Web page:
Kevin wastes no time enjoying his new life: Jumping on his parents bed in his shoes, digging through his older brother’s stash of treasures including a BB gun, Playboy magazine, and his life savings; watching R-rated films, eating all the ice cream and cheese pizza he can stomach, and sledding down the staircase. Kevin soon learns (as we all do) that freedom comes with a price tag, and responsibilities set in. Modeling adults, he takes to wearing aftershave, coupon-cutting and grocery shopping, and looking for a toothbrush “approved by the American Dental Association”. Adulthood also means Kevin must face some of his greatest fears, which include laundry trips to the basement, where he must face the dreaded furnace and visits to the “creepy” 3rd floor. Worse yet, he has to protect himself and his house from invaders.
As a child, I loved the bumbling burglars. As an adult, this plot is the film’s weakest point. It feels oddly random and disjointed, almost as if it is a second film altogether spliced into a warm holiday movie. The scenes seem unique in the cultural landscape for the 90s, the slapstick and campy humor feels more like something you’d expect from the Three Stooges era or a cartoon, where the laughs often come at the expense of shocking violence used as punch lines (since the characters live another day). Even their namesake, the Wet Bandits, feels straight out of a comic book or a 1930s screwball comedy. These scenes offer an empowering moment for children, who relish in seeing a kid outsmart adults who have clearly underestimated his ingenuity and fortitude.
Holiday references in this film are plenty; the scenes look like montages from a Norman Rockwell painting. Kevin is well-versed in the holiday ritual; he attends Church, asks Santa Claus for advice, and cuts down his own tree to decorate. The overarching themes seem to be the importance of tradition and ultimately, togetherness and forgiveness.  His family is reluctant to enjoy their vacation without him, desperately trying to find a way home. Loneliness eventually sets in when Kevin realizes that what truly makes Christmas a special holiday is those you are able to share it with. Kevin ultimately has to forgive his family for upsetting him and leaving him behind and his mother has to forgive herself for negligence. Kevin’s greatest holiday gift is to pass on advice to Old Man Marley, who must forgive himself and his son for an argument that tore his family apart. The scene between Kevin and Marley is the film’s best, a tender exchange that showcases the often-overlooked wisdom children possess. While adults complicate solutions, children simplify. “Why don’t you just call him? At least you’ll know, then you can stop worrying about it.”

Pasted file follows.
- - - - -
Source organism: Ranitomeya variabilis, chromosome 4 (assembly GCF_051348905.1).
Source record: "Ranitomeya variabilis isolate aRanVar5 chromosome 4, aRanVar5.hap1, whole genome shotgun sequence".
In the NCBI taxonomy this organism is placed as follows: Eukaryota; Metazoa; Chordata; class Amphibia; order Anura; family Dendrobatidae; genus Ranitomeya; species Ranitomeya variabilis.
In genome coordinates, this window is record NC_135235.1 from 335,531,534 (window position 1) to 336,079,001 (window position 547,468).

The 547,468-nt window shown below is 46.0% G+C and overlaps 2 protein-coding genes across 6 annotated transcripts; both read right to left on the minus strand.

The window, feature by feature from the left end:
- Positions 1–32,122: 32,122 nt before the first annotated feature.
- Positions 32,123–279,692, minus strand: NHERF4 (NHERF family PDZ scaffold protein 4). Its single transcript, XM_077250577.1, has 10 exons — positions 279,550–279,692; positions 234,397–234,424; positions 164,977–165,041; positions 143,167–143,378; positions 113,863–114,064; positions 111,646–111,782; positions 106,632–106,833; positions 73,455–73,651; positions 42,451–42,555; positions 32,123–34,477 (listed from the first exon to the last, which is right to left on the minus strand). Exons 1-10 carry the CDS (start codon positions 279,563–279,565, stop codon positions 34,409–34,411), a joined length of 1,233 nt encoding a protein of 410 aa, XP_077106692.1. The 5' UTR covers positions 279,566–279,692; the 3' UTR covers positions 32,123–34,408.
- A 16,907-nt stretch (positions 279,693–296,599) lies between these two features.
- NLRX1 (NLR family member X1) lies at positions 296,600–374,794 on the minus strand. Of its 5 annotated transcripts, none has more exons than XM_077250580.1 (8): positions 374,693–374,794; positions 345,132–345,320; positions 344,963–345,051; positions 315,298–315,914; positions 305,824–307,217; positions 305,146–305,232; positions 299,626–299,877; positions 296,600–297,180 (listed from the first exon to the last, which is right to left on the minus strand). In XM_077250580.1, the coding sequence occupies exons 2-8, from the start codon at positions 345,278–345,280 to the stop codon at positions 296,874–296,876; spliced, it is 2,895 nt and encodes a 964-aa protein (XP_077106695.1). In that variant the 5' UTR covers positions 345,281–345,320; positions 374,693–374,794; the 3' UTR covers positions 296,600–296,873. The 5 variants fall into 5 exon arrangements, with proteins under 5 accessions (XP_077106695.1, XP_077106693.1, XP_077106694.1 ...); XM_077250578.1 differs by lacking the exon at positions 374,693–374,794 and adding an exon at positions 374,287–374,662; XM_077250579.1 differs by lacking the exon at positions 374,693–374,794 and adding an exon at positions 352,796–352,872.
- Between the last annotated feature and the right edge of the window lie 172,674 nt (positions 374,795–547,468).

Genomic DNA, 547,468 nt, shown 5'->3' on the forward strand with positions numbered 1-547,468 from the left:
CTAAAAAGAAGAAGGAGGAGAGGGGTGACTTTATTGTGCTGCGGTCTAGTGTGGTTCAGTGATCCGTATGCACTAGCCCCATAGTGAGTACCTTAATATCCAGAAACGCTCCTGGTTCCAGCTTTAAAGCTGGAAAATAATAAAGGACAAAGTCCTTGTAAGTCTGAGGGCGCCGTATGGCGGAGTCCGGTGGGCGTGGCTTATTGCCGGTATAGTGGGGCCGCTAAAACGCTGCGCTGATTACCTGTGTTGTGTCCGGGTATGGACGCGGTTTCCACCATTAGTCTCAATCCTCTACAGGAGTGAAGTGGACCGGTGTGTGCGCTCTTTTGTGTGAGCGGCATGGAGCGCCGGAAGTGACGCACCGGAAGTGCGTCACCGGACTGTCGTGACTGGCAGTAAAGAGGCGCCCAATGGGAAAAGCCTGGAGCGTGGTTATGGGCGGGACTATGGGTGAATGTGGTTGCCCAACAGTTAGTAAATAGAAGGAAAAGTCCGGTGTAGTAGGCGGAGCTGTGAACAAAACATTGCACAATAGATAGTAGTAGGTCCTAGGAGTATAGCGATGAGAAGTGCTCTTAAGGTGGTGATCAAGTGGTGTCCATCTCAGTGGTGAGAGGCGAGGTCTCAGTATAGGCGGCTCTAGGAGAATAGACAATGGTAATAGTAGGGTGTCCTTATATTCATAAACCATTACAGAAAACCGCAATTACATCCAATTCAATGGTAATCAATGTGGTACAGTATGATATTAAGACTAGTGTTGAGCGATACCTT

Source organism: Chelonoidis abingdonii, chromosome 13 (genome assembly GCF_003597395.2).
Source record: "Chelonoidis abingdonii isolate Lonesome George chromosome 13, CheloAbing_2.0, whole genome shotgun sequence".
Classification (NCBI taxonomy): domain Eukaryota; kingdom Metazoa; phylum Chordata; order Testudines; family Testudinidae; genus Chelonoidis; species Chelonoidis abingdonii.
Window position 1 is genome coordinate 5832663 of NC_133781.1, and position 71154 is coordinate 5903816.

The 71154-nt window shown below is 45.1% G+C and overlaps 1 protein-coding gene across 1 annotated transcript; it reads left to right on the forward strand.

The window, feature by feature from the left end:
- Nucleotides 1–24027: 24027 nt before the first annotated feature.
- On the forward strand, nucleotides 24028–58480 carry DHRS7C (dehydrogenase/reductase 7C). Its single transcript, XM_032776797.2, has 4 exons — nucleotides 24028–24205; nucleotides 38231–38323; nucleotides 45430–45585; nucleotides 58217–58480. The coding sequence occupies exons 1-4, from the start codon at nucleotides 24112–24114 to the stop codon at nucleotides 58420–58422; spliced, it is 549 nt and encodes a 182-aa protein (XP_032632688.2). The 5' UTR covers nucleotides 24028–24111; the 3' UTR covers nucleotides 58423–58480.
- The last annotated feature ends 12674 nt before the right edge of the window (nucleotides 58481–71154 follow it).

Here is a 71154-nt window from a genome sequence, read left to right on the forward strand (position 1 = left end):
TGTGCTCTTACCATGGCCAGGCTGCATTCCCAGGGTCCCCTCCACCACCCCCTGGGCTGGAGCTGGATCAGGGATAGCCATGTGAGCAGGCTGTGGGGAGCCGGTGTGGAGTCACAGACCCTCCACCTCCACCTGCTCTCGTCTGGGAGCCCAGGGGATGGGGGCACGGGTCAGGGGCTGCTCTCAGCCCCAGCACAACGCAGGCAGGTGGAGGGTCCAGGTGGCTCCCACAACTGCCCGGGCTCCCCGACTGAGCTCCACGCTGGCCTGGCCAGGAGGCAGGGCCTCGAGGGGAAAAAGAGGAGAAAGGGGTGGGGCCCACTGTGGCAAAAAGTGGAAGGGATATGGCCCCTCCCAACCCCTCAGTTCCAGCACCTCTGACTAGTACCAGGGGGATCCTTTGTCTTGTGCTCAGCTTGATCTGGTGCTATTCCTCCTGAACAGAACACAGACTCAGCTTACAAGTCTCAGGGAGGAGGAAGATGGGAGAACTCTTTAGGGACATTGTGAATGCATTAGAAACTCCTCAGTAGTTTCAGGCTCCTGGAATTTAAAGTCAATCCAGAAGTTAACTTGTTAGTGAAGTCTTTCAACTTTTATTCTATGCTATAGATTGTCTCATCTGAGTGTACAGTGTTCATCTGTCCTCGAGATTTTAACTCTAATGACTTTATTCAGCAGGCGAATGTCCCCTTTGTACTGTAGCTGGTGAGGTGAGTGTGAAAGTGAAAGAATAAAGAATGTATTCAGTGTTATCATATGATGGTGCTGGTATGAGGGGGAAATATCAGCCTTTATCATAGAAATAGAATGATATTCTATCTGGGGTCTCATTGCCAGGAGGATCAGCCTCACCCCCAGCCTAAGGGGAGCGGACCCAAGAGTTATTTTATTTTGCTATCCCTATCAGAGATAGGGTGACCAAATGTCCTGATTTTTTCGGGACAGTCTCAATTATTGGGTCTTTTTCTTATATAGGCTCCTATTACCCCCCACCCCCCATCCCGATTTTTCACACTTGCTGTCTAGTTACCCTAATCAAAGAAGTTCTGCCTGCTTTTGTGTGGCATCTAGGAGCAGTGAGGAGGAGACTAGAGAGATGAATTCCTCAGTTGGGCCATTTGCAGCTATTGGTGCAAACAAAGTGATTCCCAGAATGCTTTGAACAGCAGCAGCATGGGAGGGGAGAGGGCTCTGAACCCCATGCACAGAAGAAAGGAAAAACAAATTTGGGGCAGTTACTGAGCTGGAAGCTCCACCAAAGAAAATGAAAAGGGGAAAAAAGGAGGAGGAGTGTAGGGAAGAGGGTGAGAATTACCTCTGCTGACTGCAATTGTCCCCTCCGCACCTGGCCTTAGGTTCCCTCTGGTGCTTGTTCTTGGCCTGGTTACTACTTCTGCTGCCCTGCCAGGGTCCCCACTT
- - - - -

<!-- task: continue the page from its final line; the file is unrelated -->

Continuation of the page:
John Williams delivers a knockout score that seamlessly marries these visuals, it’s hard to imagine this film without his festive contributions.
The song “Star of Bethlehem” is a masterpiece.
Where this film really excels is capturing the spirit of the holidays and the magic of childhood.  Anything is possible.
Watching Home Alone is like a trip to Disney World – through Kevin, we experience the world through the eyes of a child. Their deepest fears, insecurities, desires, and brilliance. For those of us lucky enough to have happy holiday memories as children, this film brings them all back in a flash.
This movie is most certainly still dope, and still made me cry after all these years.
Rating: 5 Christmas Trees
By Carla